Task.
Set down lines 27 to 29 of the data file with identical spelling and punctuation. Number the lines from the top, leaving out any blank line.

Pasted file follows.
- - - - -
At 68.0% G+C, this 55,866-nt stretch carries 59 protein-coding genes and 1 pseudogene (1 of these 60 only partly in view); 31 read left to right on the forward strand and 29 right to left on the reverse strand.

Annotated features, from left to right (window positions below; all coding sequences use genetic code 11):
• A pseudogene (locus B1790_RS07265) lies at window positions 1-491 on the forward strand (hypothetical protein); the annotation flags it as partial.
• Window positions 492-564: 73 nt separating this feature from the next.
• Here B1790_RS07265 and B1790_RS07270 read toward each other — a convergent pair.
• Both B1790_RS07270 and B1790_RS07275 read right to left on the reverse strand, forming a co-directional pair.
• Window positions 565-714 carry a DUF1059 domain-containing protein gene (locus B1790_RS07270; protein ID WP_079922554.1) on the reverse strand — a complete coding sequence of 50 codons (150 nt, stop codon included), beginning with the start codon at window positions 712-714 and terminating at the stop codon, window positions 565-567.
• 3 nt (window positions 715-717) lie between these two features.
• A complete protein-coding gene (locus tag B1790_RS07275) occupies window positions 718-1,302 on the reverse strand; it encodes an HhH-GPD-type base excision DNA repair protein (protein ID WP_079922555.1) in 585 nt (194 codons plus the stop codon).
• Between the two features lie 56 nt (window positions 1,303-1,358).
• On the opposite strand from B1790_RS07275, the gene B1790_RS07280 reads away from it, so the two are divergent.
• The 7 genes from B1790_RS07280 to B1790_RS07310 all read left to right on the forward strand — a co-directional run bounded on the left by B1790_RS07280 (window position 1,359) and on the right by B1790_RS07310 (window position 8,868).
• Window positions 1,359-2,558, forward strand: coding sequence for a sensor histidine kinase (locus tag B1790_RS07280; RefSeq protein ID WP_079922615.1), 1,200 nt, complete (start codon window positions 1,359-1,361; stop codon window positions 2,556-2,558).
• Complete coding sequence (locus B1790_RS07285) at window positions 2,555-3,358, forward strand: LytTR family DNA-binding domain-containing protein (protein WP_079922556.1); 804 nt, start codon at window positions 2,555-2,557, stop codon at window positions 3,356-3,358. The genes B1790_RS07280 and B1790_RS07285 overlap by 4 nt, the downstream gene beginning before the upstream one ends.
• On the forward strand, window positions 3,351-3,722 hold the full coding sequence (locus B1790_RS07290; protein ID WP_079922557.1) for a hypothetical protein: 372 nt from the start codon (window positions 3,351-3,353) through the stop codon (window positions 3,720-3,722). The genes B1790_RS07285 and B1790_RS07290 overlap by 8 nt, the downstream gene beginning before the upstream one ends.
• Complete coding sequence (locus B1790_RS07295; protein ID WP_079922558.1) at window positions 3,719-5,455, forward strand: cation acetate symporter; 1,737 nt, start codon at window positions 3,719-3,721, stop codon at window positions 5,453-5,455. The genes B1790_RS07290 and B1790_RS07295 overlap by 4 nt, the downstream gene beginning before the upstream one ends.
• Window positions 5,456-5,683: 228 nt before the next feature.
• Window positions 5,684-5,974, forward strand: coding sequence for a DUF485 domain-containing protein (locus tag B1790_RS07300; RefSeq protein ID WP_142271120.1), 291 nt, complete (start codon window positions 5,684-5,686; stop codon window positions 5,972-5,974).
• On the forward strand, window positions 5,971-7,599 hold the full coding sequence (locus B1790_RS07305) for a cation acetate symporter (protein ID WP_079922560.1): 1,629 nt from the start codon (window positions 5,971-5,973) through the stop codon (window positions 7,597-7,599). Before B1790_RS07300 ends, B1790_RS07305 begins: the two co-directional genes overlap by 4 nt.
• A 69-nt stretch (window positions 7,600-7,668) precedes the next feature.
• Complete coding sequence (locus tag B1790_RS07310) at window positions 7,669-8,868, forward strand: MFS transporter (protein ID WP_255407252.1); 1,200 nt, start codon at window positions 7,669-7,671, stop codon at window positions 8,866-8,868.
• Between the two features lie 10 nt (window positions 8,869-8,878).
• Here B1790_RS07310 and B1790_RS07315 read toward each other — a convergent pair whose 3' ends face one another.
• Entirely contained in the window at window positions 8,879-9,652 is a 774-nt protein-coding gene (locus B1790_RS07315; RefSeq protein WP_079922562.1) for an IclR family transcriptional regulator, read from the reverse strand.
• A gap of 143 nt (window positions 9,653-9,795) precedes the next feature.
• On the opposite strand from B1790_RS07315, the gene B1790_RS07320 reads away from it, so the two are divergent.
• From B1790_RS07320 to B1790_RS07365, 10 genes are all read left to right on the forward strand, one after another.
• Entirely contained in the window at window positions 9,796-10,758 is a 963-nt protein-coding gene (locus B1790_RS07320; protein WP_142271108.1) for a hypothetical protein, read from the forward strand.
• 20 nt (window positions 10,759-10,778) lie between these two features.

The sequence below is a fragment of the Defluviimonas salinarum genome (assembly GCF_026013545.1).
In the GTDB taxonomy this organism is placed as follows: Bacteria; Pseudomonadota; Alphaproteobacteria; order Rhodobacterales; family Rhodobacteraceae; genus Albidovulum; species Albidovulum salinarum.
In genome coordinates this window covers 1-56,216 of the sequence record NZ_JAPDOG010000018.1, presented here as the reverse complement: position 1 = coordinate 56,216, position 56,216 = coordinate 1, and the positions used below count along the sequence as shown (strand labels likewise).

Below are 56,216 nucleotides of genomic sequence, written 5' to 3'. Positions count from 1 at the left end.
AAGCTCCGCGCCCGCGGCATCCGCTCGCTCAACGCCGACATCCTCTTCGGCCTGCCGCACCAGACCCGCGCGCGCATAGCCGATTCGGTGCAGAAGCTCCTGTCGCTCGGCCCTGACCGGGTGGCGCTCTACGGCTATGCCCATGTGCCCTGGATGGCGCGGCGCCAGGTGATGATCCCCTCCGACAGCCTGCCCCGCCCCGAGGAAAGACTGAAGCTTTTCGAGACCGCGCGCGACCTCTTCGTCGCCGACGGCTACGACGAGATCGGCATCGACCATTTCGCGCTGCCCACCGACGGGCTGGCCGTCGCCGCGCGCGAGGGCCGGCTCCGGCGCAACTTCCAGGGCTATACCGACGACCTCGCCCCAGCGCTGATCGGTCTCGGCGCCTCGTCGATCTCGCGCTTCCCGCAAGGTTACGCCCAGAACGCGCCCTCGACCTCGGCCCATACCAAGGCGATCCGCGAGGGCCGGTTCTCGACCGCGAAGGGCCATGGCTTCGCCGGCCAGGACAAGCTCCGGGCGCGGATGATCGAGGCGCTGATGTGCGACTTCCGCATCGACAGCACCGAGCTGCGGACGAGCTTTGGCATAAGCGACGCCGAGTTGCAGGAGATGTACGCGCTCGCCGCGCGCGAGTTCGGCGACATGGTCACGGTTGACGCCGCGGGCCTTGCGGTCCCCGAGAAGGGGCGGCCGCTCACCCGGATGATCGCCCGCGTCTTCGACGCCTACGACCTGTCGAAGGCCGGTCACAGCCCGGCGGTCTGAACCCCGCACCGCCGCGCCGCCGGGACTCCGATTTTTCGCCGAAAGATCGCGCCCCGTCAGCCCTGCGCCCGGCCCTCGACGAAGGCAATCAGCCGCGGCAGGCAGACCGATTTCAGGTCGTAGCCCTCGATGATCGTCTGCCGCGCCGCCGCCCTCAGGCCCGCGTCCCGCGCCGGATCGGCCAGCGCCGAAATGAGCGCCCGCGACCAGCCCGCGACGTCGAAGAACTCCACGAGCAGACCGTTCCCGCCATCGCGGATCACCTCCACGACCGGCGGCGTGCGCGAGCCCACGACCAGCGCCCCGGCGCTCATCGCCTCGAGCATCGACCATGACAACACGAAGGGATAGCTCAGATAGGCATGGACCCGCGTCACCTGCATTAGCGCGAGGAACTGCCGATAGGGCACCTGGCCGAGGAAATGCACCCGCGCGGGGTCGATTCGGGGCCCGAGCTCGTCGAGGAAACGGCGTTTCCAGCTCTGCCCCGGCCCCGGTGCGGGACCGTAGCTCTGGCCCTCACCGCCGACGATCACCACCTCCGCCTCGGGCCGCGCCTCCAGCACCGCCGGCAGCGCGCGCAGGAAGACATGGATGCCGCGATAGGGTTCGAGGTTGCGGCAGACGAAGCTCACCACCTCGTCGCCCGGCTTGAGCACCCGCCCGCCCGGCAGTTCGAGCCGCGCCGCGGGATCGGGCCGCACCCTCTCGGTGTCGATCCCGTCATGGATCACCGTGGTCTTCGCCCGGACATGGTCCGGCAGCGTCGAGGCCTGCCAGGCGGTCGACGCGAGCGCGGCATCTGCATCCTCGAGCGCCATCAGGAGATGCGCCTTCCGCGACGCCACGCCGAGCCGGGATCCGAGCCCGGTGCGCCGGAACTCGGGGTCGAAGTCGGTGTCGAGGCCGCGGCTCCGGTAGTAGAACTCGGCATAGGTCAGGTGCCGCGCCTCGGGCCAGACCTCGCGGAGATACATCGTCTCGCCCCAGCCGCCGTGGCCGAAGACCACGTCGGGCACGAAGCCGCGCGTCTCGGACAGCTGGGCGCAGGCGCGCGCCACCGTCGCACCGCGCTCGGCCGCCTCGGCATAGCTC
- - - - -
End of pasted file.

• From B1790_RS07320 to B1790_RS07365, 10 genes are all read left to right on the forward strand, one after another.
• Entirely contained in the window at window positions 9,796-10,758 is a 963-nt protein-coding gene (locus B1790_RS07320; protein WP_142271108.1) for a hypothetical protein, read from the forward strand.
• 20 nt (window positions 10,759-10,778) lie between these two features.